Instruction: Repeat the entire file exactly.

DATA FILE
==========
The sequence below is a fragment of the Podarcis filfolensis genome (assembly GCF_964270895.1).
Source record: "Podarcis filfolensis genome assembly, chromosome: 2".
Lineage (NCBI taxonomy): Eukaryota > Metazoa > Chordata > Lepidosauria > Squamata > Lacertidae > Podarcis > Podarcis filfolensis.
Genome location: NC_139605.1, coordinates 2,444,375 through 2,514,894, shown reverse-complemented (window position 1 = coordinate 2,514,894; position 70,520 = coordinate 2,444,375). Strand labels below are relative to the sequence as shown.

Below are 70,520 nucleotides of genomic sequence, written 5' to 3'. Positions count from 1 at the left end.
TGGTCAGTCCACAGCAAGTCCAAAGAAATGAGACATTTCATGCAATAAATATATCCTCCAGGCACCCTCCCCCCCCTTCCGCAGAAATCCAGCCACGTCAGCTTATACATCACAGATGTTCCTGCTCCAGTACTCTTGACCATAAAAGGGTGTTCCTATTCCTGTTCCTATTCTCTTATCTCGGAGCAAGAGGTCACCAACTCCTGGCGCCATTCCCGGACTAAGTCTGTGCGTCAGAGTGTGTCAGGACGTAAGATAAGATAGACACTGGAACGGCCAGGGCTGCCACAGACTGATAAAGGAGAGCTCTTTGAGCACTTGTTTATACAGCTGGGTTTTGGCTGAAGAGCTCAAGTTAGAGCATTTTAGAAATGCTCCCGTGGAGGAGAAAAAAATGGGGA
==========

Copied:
The sequence below is a fragment of the Podarcis filfolensis genome (assembly GCF_964270895.1).
Source record: "Podarcis filfolensis genome assembly, chromosome: 2".
Lineage (NCBI taxonomy): Eukaryota > Metazoa > Chordata > Lepidosauria > Squamata > Lacertidae > Podarcis > Podarcis filfolensis.
Genome location: NC_139605.1, coordinates 2,444,375 through 2,514,894, shown reverse-complemented (window position 1 = coordinate 2,514,894; position 70,520 = coordinate 2,444,375). Strand labels below are relative to the sequence as shown.

Below are 70,520 nucleotides of genomic sequence, written 5' to 3'. Positions count from 1 at the left end.
TGGTCAGTCCACAGCAAGTCCAAAGAAATGAGACATTTCATGCAATAAATATATCCTCCAGGCACCCTCCCCCCCCTTCCGCAGAAATCCAGCCACGTCAGCTTATACATCACAGATGTTCCTGCTCCAGTACTCTTGACCATAAAAGGGTGTTCCTATTCCTGTTCCTATTCTCTTATCTCGGAGCAAGAGGTCACCAACTCCTGGCGCCATTCCCGGACTAAGTCTGTGCGTCAGAGTGTGTCAGGACGTAAGATAAGATAGACACTGGAACGGCCAGGGCTGCCACAGACTGATAAAGGAGAGCTCTTTGAGCACTTGTTTATACAGCTGGGTTTTGGCTGAAGAGCTCAAGTTAGAGCATTTTAGAAATGCTCCCGTGGAGGAGAAAAAAATGGGGA